A Snapshot of Corporate Archives

iStudent Blog

Published: May 15, 2019 by Havilah Steinman

What does Citi Center, Levi Strauss & Co., Vanguard, Cargill, Carhartt Inc., IBM and The Chautauqua Institution have in common? They all have corporate archives! The Society of American Archivists Student Chapter (SAASC) hosted a fantastic event where archival professionals offered insight into their industry. For the sake of brevity, this post will focus on Citi Center, Levi Strauss & Co. and Carhartt Inc., but keep a look out for the article representing the other presenters on our Medium page later this year. Hosted by Sarah Thornton, iSchool student and chair of the SAASC, this invaluable event opened up the archival world to students at the iSchool.

Citi Center for Culture

Kerri Anne Burke represented Citi Center for Culture and has been with them for over three years. She spoke in detail about the Citi Heritage Series which showcases Citi’s accomplishments and contributions. These have been installed in the United States and overseas to unify Citi’s global offices. Burke works with both internal and external clients by sharing the Heritage collection with customized tours specifically geared to where those clients are from or what their interests are. While Burke did not expect to get into corporate archives, she really enjoys her work. She encouraged students to not be afraid to say yes to opportunities, and communicate cross-departmentally once established in a company. 

Levi Strauss & Company

Lynn Downey from Levi Strauss & Co. provided wonderful insight from her work as an archivist and historian. Speaking to the creative nature of her position, Downey created the company’s first archives by working through marketing materials, photos, VHS tapes, 3mm films and, of course, clothing! She also worked to locate things that had originally been lost in the 1906 San Francisco fire. As the direct creator of the archives, Downey tirelessly worked to educate other departments of the value of the archives, and how they could be used. Today, the archives are used extensively to provide context for advertising and consumer relations, as well as visual imagery at retail stores. Downey encouraged students interested in archives to become part of the corporate archives world by doing some volunteering and informational interviews.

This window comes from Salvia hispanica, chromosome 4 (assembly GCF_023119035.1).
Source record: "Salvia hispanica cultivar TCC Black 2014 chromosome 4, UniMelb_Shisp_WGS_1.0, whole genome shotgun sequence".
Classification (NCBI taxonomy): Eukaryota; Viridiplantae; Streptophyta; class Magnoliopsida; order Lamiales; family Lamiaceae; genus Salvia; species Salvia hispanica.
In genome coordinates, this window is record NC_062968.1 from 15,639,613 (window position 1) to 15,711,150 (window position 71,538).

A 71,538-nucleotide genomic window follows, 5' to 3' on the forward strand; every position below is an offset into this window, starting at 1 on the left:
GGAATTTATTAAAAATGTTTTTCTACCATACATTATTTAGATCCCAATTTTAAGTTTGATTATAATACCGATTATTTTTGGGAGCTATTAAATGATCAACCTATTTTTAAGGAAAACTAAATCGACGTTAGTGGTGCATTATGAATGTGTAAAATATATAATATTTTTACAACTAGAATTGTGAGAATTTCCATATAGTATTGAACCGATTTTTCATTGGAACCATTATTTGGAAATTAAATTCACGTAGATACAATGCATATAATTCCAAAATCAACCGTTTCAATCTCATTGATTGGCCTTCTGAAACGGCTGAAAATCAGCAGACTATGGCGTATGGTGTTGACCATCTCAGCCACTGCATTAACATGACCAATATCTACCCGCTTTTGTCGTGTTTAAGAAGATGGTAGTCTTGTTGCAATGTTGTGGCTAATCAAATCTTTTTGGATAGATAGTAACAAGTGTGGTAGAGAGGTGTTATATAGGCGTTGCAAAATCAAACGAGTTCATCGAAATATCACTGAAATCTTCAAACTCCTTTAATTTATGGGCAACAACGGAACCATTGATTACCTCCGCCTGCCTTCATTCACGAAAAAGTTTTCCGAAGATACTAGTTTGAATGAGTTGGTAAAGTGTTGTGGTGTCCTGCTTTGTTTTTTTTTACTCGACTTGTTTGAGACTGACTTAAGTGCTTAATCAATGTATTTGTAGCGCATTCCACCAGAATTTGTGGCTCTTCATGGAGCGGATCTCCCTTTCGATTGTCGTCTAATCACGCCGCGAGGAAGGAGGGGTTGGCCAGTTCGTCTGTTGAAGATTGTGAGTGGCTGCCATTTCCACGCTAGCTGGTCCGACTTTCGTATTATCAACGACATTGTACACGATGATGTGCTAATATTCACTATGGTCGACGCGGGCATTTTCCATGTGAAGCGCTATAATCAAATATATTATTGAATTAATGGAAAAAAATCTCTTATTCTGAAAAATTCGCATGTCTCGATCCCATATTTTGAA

Carhartt Inc.

Dave Moore, current brand archivist and historian at Carhartt Inc. also shared his experiences during the event. Similar to Downey, he was brought into the company to start the archives. He spent the first couple years going through the items that had been kept, which he commented was rather sparse. He worked to build relationships within the company and make his reference services more accessible, and in doing so established the value of the archives themselves. Moore believes this opened up a new world for the employees, specifically the content creators at Carhartt. He presented the archives as heritage, which could act as a vehicle for launching new products. Moore advised students to not be afraid to sell themselves in an interview, and practice their marketing skills if interested in archival work.

Archival Opportunities at the iSchool

If you’re interested in archives, the Management, Digitization and Preservation of Cultural Heritage and Records MLIS Career Pathway is an excellent place to start. You could also check out the iSchool’s Master of Archives and Records Administration (MARA) degree program and the Virtual Center for Archives and Records Administration, a student group which hosts numerous conferences and events geared towards archives. Whether completing the MLIS or the MARA degree, completing an internship in the archival field even without prior experience is also a great option. Our Community Profiles blog has a section dedicated specifically to alumni working in Archives and Preservation, and it’s a goldmine of insight into the field! Archives are a fascinating part of the library and information science field, and I hope you’ve enjoyed learning a bit more about them! 


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